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Is Using Two Condoms Better Than Just Using One?

Double Bagging Condoms

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Updated June 29, 2014

Written or reviewed by a board-certified physician. See About.com's Medical Review Board.

Is Using Two Condoms Better Than Just Using One?

Condoms

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Condom questions

Condom Questions

Photo © 2014 Dawn Stacey

Question: Does using two condoms provide better pregnancy protection than just using one?

A common question about condom use is whether or not males should use two condoms during intercourse to decrease the chances of pregnancy. Along the same lines, many people believe using both a male condom and a female condom may provide even better pregnancy protection.

Answer: Although it may SEEM like a good idea, using two condoms at the same time, also known as "double bagging," is not recommended (for either safer sex or pregnancy protection). There is no evidence to support that two condoms work better than one condom when a condom is used correctly. It is believed that using two condoms together increases the friction between the condoms during sex, making them more likely to rip or tear. It is fine to just rely on the use of one condom as your method of birth control as condoms are 85% to 98% effective and are not only reliable in preventing pregnancy, but can successfully protect against many sexually transmitted infections.

Also, keep in mind that a male condom should NEVER be used at the same time as a female condom. When used as one’s only contraceptive method, female condoms are 79% to 95% effective. Like its male counterpart, the female condom reduces the risk of many sexually transmitted infections, including HIV. It functions as an extensive barrier that can protect the vagina, cervix and external genitalia.

Because of the difficulty in designing research studies to investigate this practice, there is not a lot of scientific literature that explains why double-bagging condoms is not a safe practice. The few studies that have looked at multiple condom use explain that it is probably not a good practice to double bag condoms, but the the data is too little and not compelling enough to support recommending using two condoms at the same time or not recommending this action. That being said, most members of the medical community (i.e., OB/GYN's, nurse practitioners, etc.) agree that using two condoms at the same time is likely to create an excess amount of friction and thus increase the chance that either one or both of the condoms will break. Condoms are not designed for double-bagging, so many condom manufacturers also advise against this practice. I worked as a health educator and family planning specialist at Planned Parenthood for many years; part of my education and training there was to instruct people not to use two condoms at the same time. Here are what some other reputable organizations are saying:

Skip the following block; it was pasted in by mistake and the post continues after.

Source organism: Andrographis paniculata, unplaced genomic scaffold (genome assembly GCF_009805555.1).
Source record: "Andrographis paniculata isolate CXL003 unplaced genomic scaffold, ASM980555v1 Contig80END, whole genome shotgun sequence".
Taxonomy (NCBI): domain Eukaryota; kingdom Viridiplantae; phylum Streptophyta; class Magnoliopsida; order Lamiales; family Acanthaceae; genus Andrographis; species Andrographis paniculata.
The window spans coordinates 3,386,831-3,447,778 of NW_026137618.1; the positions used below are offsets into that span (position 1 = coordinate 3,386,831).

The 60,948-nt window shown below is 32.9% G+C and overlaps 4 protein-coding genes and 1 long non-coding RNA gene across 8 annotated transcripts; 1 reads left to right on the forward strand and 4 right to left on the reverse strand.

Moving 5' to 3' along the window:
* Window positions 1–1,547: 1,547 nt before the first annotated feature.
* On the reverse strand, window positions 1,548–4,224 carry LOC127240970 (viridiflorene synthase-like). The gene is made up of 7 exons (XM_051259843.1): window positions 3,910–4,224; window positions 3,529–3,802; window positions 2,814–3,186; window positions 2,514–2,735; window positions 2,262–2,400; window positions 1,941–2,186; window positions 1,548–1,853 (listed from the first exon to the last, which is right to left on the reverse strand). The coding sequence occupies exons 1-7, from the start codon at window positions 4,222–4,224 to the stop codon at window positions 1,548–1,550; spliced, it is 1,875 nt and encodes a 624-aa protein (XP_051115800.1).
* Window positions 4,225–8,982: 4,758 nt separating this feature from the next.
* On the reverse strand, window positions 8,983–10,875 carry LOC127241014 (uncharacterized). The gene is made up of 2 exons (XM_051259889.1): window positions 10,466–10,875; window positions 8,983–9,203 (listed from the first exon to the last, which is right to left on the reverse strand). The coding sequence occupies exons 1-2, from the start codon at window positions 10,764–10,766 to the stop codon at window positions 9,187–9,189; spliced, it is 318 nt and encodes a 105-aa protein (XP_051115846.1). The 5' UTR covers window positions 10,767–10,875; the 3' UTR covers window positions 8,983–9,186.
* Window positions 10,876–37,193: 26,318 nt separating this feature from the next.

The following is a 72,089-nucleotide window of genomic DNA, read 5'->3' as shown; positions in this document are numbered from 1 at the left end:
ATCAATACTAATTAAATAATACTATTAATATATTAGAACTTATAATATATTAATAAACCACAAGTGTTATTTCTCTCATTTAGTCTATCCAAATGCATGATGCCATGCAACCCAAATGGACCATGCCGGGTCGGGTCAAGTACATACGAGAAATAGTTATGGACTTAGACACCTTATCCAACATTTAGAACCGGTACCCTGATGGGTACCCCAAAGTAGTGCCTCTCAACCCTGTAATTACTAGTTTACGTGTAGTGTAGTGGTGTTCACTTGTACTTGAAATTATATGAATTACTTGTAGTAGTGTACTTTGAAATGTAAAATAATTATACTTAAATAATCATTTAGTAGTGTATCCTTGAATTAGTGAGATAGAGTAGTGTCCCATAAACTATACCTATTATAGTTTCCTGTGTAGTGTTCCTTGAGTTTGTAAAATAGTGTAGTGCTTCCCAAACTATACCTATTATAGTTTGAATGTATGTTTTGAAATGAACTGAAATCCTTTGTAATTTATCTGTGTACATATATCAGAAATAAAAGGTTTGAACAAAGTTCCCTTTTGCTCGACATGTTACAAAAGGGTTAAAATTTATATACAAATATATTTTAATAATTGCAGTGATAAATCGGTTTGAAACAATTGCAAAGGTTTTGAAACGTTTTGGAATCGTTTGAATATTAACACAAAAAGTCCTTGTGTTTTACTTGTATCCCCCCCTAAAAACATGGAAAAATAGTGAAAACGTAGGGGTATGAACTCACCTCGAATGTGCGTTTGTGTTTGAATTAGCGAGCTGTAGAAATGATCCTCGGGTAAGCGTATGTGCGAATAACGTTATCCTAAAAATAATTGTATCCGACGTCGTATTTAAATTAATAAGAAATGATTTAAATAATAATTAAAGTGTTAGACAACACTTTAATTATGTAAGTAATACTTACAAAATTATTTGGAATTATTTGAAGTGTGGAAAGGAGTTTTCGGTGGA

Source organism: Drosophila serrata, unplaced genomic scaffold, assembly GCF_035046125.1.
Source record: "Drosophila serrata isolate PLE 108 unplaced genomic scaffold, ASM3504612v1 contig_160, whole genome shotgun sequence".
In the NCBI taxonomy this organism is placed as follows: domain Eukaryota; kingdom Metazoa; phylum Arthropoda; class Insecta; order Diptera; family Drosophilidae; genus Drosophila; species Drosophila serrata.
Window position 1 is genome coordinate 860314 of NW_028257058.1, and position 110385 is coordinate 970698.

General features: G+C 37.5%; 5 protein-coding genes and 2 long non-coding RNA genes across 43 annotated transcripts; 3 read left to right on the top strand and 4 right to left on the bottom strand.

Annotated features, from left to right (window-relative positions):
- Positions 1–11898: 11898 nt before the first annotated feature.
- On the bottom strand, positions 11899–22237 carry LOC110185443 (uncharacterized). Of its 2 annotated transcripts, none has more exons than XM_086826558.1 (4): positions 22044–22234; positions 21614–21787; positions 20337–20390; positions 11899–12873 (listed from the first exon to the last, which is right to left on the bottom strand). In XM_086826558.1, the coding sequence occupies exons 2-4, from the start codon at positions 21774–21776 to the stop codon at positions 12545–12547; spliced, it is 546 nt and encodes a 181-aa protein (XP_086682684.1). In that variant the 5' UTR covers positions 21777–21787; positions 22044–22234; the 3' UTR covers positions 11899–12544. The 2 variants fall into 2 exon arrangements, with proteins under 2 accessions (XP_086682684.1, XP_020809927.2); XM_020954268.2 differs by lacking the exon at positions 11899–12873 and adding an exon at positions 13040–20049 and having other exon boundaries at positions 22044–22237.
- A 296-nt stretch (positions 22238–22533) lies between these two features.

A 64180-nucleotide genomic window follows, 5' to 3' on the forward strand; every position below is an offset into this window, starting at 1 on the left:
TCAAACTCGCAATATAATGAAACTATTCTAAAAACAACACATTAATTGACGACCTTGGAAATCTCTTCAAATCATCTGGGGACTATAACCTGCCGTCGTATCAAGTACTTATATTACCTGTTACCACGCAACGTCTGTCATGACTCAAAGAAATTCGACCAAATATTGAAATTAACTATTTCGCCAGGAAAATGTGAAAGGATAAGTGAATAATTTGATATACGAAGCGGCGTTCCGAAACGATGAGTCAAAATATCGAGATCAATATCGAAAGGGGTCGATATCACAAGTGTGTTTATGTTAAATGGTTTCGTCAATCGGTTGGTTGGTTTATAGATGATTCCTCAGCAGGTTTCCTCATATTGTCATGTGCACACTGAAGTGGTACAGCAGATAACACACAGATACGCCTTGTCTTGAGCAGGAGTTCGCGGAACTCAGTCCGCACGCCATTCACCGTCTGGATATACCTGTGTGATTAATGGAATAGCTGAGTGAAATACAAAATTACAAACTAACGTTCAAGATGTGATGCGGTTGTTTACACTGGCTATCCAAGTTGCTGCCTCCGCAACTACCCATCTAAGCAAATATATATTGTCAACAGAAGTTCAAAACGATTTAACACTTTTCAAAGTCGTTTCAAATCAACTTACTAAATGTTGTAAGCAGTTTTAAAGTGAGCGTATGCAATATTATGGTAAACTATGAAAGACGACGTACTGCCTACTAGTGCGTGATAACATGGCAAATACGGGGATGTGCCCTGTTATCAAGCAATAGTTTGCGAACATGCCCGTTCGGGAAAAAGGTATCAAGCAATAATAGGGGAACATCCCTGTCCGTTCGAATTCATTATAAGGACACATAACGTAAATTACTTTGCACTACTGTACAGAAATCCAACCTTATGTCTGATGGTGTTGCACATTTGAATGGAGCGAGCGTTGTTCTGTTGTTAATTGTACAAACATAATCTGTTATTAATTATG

• The National Health Service, the world’s largest publicly funded health service, cautions that it is safer to only use one condom at a time, and that using two condoms is “a really bad idea.”
  • The U.S. Department of Health & Human Services advises, "don’t use a female and a male condom at the same time, as this may cause both condoms to break or tear."

As previously mentioned, the medical research on this topic is scarce. One study in The Journal of Human Sexuality explains that using two condoms simultaneously is problematic when it comes to minimizing your exposure to bodily fluids, and this practice can lead to increased friction thereby elevating the likelihood of a condom ripping.

It is important to point out though, that the chance of one condom breaking during sex is relatively low:

  • Walsh at el. reports that the rate of condom breakage is .4%
  • The CDC indicates that 2 out of every 100 condoms break during use (2% breakage rate).

In one of the few studies examining multiple condom use, Rugpao et al. concluded that the probability of breakage when using two condoms at the same time was 3.4%, and when this occurs, the majority of the tears happen near the tip of the condom.

Wolitski et al. advise that the effectiveness and acceptability of double-bagging condoms is not known. The results of their research revealed that of the 83 men who had practiced double bagging condoms, 19.3% (one in five) reported that this practice caused issues of condoms breaking. The researchers also write that, "although overall breakage rates were slightly higher when two condoms were used (2.1 % of acts) compared with when a single condom was used (1.8% of acts), it was extremely rare for both condoms to break when double bagging was practiced (0.2% of acts).